Balancing stability and innovation in open source

  • By Martijn Faassen
  •  • 
  • 2009-12-17
  •  • 
  • Tags: 
  • open source

A good open source community should have a good developer and user support infrastructure. It should have things such as:

  • releases that are recent enough to be useful
  • up to date and helpful documentation
  • a good web site
  • a helpful and active mailing list
  • automated tests
  • well maintained change notes
  • well managed issue tracker
  • well managed version control system

and so on. These are very important. Most open source communities probably feel they can do a lot better in some of the areas above.

All that is necessary and important, but it isn't enough.

A living, functional open source community should also have vision. It should support an atmosphere of ideas. Not just small ideas, but also some bigger ideas, that affect the very core of the project and everyone that uses it.

A community shouldn't only be in maintenance mode with improvements taking place in the periphery, or only in matters where consensus can easily be reached. A community should also be able to innovate in areas where consensus is difficult, because sometimes that is necessary in order to move forward.

Innovation is much easier in a smaller, younger community. In a larger, more mature community it is easy to forget about innovation because there is so much more focus on maintenance and stability. In such a community, innovations will need to be more incremental in order to safeguard stability. Incremental improvements can add up, however - evolution can be very innovative. A living, functional community can aim improvements in directions where they do add up.

A innovative community should have the following qualities:

  • creative energy. There should be people who come up with ideas, preferably based on experience. There should be people who are not satisfied with the status quo and are willing to do something about it. These ideas shouldn't be just be in the periphery but also about core aspects of the project.
  • supportive atmosphere: Creative energy should be channeled positively, not dispersed. A community should have an atmosphere where new ideas can be discussed and not just always be rejected or worse, ignored. Discussions should aim to refine ideas or offer alternative approaches.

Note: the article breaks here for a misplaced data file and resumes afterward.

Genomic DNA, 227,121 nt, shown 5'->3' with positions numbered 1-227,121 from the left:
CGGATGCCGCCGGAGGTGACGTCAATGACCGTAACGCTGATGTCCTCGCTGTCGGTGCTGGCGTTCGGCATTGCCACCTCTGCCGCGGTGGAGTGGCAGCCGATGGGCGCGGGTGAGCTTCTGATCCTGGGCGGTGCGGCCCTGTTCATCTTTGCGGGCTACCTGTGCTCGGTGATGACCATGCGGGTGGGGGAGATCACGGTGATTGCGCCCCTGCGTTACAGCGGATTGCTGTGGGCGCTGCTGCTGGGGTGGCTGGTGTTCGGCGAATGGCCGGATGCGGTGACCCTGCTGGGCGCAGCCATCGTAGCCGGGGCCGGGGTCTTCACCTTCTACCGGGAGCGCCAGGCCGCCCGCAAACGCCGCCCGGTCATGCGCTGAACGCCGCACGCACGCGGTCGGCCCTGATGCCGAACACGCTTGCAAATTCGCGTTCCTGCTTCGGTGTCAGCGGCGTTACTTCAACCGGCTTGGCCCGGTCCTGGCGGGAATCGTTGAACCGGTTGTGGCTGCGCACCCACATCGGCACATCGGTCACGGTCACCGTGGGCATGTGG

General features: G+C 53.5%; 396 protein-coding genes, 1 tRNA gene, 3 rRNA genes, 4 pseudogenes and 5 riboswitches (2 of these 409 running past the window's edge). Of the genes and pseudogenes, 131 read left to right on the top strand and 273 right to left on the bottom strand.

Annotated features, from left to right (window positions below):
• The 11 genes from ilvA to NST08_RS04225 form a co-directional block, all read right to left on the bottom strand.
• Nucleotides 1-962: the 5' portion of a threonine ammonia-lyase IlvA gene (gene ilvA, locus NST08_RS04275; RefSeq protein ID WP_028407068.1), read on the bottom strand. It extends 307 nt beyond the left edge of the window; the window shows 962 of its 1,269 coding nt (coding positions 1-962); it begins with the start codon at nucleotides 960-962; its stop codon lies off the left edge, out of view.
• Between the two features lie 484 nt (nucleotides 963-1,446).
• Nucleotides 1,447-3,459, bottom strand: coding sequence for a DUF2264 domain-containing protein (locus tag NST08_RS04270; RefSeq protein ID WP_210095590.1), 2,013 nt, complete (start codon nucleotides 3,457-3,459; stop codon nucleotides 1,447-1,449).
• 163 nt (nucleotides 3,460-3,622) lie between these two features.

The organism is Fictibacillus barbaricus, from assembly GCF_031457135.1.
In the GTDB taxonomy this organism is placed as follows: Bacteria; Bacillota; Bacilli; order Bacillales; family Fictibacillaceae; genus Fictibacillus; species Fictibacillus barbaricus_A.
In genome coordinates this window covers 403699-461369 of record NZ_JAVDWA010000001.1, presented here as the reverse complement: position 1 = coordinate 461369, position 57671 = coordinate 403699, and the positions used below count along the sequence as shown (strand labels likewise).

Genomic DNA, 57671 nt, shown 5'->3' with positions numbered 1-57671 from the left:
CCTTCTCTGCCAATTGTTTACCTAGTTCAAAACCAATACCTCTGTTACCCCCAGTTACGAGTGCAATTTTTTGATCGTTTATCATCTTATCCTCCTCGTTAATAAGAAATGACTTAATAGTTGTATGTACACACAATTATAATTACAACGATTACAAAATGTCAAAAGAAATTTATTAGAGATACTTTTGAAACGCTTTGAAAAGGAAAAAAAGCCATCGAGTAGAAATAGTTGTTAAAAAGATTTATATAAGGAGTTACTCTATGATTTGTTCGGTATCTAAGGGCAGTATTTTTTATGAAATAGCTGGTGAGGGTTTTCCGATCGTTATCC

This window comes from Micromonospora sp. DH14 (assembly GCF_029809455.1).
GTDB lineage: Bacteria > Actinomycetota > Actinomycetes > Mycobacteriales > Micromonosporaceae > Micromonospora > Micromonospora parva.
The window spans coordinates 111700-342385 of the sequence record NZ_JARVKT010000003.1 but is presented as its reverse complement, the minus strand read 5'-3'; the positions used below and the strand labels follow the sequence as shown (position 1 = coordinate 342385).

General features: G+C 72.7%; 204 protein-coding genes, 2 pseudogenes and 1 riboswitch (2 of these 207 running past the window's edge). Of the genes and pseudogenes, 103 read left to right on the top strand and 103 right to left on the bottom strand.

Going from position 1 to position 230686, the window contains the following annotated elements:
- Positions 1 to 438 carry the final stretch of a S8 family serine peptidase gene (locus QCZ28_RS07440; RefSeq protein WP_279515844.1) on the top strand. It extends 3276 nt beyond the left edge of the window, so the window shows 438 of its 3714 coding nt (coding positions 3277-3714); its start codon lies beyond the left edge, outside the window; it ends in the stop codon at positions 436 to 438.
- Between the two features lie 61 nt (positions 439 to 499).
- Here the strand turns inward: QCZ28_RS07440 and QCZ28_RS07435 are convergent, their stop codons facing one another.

• process: The community should have clear mechanisms in place that can help lead a discussion to a conclusion that can be accepted by the community.
  • leadership: A process is important but not sufficient. In order to make the process work, the community should have people who are able to lead the process to conclusions.
  • implementers: people who actually go and implement the idea. Without them, it all stays with a discussion and the community is ultimately inert.

A living open source community shouldn't discourage fundamental innovations because the support infrastructure isn't right yet. It will never be perfect - this is another way in which perfection can be the enemy of the good. The community should support improvements to the support infrastructure and allow innovation at the same time. A great quality of open source communities is that people can work in parallel.

It is often possible to do both at the same time: innovate and as a side effect also improve the support infrastructure of the project, such as documentation. The community should have a culture where innovations go hand in hand with improvements to the support infrastructure that this innovation touches, such as documentation.

To conclude: in open source communities, a healthy balance between stability and innovation needs to be maintained. We should not lose sight of one by focusing too much on the other.

P.S. I just realized that it is possible to interpret this post as an argument against Python's PEP 3003, the "Python Language Moratorium". It wasn't intended as such; I'm very much in favor of this moratorium. The Python development community is a mature community where innovation on the language level has certainly not been lacking. The moratorium on language changes helps in the important area of stability, and also helps refocus innovation on areas that do need improvement more, such as the interpreter, libraries and the packaging infrastructure.